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12+ Violence

Siccitas - Act 1 Scene 1 and 2

by Luci Cae

Act 1 Scene 1

Enter Chorus


Tis a tale of shock and rage,

Written in so cursed a page,

Brendon’s vile deformation.

Born base of stock, in the good City,

Young lad, seventeen years of age,

Good of virtue, with Senecan fate,

Sought to avenge a love deflowered,

And henceforth, in blood and sin showered.

For Hephaestus did forge well,

And unhappy Aphrodite he did obtain,

Though it was with Mars with whom she mated.

Our good Ares Hephaestus did slay, and slew (vice versa)

For our Hephaestus specious may be,

And lurking ‘neath the golden fleece,

Typhon did reside. Oh! The agony!

For here, where ancient prince met the beast,

The good land of the centaurs’ feast,

A tragic story doth unfold,

With Sarah at its centerfold.

Come! Sweet death! For this lass tortured by kin!

For not related by blood, they gravely sin,

And tear the womb of the shepherdess,

The Mower did pursue.

And hence the mower they did mow (oh, he did),

Guided by an insidious hand.

Welcome! Prince of Darkness! Cast your wicked blessing

Unto this man afore named, and like in the tales of Kafka,

Change this man (he will pass),

Into the great Siccitas!

Exeunt Chorus



Oh! Lament my great woe, and curse sullen fate!

For ne’er a fairer lass did I see,

Than Sarah, her name precious to me

As orient pearl, and diamonds from the Ganges!

Her fingers, a snowy white,

A cage of ivory, encase my plight,

For I know, in her breast (in here)

Beats an aching heart just like mine,

And like mine own, doth reaches out,

To no avail.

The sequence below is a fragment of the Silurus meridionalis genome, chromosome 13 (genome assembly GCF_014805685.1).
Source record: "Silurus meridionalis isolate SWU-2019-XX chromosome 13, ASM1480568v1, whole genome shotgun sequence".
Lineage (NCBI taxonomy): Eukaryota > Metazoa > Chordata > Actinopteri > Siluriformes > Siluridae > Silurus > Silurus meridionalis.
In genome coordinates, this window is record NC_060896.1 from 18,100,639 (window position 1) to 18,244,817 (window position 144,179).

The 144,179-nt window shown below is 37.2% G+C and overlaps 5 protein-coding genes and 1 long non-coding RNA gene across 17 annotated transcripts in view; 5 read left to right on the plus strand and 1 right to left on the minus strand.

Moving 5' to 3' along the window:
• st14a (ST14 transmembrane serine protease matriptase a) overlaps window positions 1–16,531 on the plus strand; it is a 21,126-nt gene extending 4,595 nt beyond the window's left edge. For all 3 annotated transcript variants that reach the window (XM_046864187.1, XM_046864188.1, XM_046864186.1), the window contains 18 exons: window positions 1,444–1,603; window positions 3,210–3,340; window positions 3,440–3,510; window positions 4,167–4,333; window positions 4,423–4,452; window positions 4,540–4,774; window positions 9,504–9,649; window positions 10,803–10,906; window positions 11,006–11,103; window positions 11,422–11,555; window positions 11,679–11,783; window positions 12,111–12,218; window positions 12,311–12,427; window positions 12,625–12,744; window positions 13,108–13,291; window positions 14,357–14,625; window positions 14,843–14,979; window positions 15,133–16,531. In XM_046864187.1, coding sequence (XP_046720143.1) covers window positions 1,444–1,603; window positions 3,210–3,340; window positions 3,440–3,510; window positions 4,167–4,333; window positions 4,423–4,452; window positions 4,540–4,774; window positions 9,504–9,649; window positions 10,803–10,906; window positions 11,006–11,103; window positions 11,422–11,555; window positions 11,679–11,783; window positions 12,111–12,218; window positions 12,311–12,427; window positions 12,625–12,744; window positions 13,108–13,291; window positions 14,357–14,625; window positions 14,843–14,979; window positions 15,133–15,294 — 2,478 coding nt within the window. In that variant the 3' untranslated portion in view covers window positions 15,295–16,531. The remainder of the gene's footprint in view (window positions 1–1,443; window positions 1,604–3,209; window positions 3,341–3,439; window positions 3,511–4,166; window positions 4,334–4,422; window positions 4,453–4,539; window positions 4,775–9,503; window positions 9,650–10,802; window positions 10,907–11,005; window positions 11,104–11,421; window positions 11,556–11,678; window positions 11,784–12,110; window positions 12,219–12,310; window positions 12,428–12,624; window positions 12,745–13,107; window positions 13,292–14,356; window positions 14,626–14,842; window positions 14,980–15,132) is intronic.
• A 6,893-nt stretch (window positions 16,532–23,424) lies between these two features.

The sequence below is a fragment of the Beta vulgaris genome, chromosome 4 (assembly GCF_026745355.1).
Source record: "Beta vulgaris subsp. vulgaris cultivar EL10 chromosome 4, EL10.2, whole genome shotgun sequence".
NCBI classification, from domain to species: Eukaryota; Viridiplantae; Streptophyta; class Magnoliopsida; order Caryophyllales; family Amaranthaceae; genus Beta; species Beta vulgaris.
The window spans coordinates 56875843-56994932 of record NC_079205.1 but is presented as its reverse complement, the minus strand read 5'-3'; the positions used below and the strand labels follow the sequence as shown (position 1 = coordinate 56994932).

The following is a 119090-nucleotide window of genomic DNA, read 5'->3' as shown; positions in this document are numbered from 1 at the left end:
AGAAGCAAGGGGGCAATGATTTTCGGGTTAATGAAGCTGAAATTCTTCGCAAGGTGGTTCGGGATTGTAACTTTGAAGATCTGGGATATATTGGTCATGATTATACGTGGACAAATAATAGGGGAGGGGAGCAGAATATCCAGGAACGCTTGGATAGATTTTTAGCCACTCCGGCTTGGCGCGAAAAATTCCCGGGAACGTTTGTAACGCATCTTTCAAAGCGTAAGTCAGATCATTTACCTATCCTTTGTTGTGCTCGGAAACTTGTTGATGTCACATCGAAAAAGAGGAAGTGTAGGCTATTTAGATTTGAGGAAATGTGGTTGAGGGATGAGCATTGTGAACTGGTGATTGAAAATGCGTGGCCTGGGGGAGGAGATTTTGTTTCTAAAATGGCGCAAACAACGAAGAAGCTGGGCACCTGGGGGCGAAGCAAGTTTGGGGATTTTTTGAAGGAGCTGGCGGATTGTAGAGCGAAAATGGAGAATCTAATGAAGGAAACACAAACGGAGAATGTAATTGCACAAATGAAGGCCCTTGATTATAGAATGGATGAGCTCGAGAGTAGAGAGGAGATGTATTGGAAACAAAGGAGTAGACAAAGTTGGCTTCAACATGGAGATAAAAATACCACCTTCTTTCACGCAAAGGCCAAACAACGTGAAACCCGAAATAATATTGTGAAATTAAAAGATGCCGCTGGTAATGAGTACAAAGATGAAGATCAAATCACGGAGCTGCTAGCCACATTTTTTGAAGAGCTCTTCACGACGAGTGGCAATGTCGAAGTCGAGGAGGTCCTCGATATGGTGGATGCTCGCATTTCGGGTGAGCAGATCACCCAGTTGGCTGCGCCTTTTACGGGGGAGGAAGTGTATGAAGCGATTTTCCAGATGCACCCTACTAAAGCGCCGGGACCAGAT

Oh, blind love, temper your arrowheads!

Doth afford thee no more joy, as thou wilt,

To see lovers, suffer?

For she is the esteemed daughter of the Senator,

And I am but a poor clerk’s son,

Woe! Oh, cursed destiny,

That I should love such an unattainable lady!

I had just come downhill from the great cathedral

Where I prayed for redemption from this burning love,

To no avail.

Her father, severe as he is, will not let a prince approach her,

Let alone me. Oh, will I cry tears of my lifeblood!

For life has granted me

No less a burden than hers.

For the poor girl’s in love with me! Oh, sweet Lord!

Just yester-night she has sought me out under the blanket of darkness,

At my run-down residence in the shadow of her manor,

And brought me out to the flower-fields

Where we used to frolic in secret in our younger days

And come clean to me of her love!

Oh! Then we made a wish upon a star

For her to be born

To a willing father, and a living mother,

(For hers is dead, oh woe!) And I to be a great general

Instead of the clerk’s (my father’s) assistant,

Where I will wage great wars and bring her the trophies of my slain enemies!

Then we wished that I was a great Doctor of Sciences,

So I could give a sound reply to her queerest queries

And enlighten her of her Music of the Spheres.

Glittering jewels and gold gilded books, all

To no avail.

Oh! Thou had’st ravished me! I am but a simple boy,

Ne’er did I deserve her love.

Now! I shall quench these fires of love in a secret spring!

Oh, spring of clear water, locus amoenous,

I sin erroneous.

Brendon! No more talk! I shall ambulate,

To the secret spring of my youth, tucked away behind my humble residence.

Eden on earth, sinless paradise!

Go hither!


Enter DOCTOR LUCI, dressed in magic robes, with crystal ball in hand


Gazing into my crystal ball, I see,

So hastily, he retreats!

Oh Brendon, child of sin,

How will you navigate

This unforgiving labyrinth?

For even Perseus a fair lady’s thread doth have,

To guide his way in its swallowing depths.